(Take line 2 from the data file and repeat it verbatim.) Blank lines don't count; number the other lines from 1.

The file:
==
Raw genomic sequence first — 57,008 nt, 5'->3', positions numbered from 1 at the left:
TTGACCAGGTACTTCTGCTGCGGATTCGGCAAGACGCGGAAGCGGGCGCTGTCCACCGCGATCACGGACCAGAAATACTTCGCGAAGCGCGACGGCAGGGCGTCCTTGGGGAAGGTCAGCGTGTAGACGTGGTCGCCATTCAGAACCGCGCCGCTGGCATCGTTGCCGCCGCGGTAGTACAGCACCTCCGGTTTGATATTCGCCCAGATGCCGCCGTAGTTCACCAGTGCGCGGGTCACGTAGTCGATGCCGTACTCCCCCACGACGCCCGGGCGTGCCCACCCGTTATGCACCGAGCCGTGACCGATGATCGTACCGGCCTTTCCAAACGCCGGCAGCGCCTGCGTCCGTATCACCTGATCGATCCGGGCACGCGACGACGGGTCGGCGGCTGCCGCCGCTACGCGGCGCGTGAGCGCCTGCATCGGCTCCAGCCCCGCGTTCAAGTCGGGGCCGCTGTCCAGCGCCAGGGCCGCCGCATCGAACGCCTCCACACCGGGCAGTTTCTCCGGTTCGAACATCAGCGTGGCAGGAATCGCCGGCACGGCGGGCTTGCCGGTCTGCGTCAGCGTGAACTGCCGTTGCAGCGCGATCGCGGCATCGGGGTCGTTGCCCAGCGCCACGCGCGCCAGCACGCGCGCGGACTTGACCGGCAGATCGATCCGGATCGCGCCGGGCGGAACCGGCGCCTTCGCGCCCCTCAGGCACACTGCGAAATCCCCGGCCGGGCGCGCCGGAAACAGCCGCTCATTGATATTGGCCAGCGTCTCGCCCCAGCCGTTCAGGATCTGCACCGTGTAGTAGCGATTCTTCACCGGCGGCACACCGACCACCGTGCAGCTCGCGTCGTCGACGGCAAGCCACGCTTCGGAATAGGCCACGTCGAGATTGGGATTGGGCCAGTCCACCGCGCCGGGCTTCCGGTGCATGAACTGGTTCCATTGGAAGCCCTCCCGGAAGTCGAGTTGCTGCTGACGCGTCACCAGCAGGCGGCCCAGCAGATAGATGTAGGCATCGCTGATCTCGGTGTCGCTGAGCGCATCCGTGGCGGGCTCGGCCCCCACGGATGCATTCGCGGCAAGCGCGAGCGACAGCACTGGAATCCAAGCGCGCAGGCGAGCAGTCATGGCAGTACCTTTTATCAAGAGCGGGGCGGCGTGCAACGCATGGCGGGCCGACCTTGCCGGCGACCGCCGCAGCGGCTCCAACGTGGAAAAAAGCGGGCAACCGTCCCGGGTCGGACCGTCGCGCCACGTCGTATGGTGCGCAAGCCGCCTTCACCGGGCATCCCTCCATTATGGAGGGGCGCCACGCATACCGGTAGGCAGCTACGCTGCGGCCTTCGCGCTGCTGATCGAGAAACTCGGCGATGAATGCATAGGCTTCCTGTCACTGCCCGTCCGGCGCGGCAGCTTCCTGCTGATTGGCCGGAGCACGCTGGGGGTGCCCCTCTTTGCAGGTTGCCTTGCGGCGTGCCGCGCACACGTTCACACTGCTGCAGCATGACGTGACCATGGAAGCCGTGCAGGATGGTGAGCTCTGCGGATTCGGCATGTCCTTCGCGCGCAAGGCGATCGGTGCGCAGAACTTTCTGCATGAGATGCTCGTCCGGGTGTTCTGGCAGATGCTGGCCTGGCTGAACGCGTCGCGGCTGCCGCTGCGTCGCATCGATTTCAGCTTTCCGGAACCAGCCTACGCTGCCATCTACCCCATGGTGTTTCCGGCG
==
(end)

TTGACCAGGTACTTCTGCTGCGGATTCGGCAAGACGCGGAAGCGGGCGCTGTCCACCGCGATCACGGACCAGAAATACTTCGCGAAGCGCGACGGCAGGGCGTCCTTGGGGAAGGTCAGCGTGTAGACGTGGTCGCCATTCAGAACCGCGCCGCTGGCATCGTTGCCGCCGCGGTAGTACAGCACCTCCGGTTTGATATTCGCCCAGATGCCGCCGTAGTTCACCAGTGCGCGGGTCACGTAGTCGATGCCGTACTCCCCCACGACGCCCGGGCGTGCCCACCCGTTATGCACCGAGCCGTGACCGATGATCGTACCGGCCTTTCCAAACGCCGGCAGCGCCTGCGTCCGTATCACCTGATCGATCCGGGCACGCGACGACGGGTCGGCGGCTGCCGCCGCTACGCGGCGCGTGAGCGCCTGCATCGGCTCCAGCCCCGCGTTCAAGTCGGGGCCGCTGTCCAGCGCCAGGGCCGCCGCATCGAACGCCTCCACACCGGGCAGTTTCTCCGGTTCGAACATCAGCGTGGCAGGAATCGCCGGCACGGCGGGCTTGCCGGTCTGCGTCAGCGTGAACTGCCGTTGCAGCGCGATCGCGGCATCGGGGTCGTTGCCCAGCGCCACGCGCGCCAGCACGCGCGCGGACTTGACCGGCAGATCGATCCGGATCGCGCCGGGCGGAACCGGCGCCTTCGCGCCCCTCAGGCACACTGCGAAATCCCCGGCCGGGCGCGCCGGAAACAGCCGCTCATTGATATTGGCCAGCGTCTCGCCCCAGCCGTTCAGGATCTGCACCGTGTAGTAGCGATTCTTCACCGGCGGCACACCGACCACCGTGCAGCTCGCGTCGTCGACGGCAAGCCACGCTTCGGAATAGGCCACGTCGAGATTGGGATTGGGCCAGTCCACCGCGCCGGGCTTCCGGTGCATGAACTGGTTCCATTGGAAGCCCTCCCGGAAGTCGAGTTGCTGCTGACGCGTCACCAGCAGGCGGCCCAGCAGATAGATGTAGGCATCGCTGATCTCGGTGTCGCTGAGCGCATCCGTGGCGGGCTCGGCCCCCACGGATGCATTCGCGGCAAGCGCGAGCGACAGCACTGGAATCCAAGCGCGCAGGCGAGCAGTCATGGCAGTACCTTTTATCAAGAGCGGGGCGGCGTGCAACGCATGGCGGGCCGACCTTGCCGGCGACCGCCGCAGCGGCTCCAACGTGGAAAAAAGCGGGCAACCGTCCCGGGTCGGACCGTCGCGCCACGTCGTATGGTGCGCAAGCCGCCTTCACCGGGCATCCCTCCATTATGGAGGGGCGCCACGCATACCGGTAGGCAGCTACGCTGCGGCCTTCGCGCTGCTGATCGAGAAACTCGGCGATGAATGCATAGGCTTCCTGTCACTGCCCGTCCGGCGCGGCAGCTTCCTGCTGATTGGCCGGAGCACGCTGGGGGTGCCCCTCTTTGCAGGTTGCCTTGCGGCGTGCCGCGCACACGTTCACACTGCTGCAGCATGACGTGACCATGGAAGCCGTGCAGGATGGTGAGCTCTGCGGATTCGGCATGTCCTTCGCGCGCAAGGCGATCGGTGCGCAGAACTTTCTGCATGAGATGCTCGTCCGGGTGTTCTGGCAGATGCTGGCCTGGCTGAACGCGTCGCGGCTGCCGCTGCGTCGCATCGATTTCAGCTTTCCGGAACCAGCCTACGCTGCCATCTACCCCATGGTGTTTCCGGCG